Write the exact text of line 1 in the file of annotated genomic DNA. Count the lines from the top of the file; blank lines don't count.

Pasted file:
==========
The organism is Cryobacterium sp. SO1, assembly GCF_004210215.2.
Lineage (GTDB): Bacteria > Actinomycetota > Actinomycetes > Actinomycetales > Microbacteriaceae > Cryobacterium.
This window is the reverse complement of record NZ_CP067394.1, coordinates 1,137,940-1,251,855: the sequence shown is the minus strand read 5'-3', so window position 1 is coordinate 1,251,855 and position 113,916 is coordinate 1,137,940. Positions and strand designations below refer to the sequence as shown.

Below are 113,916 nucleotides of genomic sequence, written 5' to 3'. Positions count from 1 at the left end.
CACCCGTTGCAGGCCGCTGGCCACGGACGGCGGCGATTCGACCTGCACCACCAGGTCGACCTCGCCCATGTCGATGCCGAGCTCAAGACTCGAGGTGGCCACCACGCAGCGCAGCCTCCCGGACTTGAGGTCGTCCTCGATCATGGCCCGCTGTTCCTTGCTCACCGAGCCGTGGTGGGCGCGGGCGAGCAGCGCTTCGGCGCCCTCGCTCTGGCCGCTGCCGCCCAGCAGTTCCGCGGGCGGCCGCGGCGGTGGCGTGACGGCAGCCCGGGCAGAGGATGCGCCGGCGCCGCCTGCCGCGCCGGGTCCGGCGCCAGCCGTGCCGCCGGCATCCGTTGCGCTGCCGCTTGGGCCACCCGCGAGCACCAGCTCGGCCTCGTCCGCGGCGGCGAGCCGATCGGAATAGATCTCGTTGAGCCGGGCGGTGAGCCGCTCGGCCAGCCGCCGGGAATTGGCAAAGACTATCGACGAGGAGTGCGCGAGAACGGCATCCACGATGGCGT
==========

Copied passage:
The organism is Cryobacterium sp. SO1, assembly GCF_004210215.2.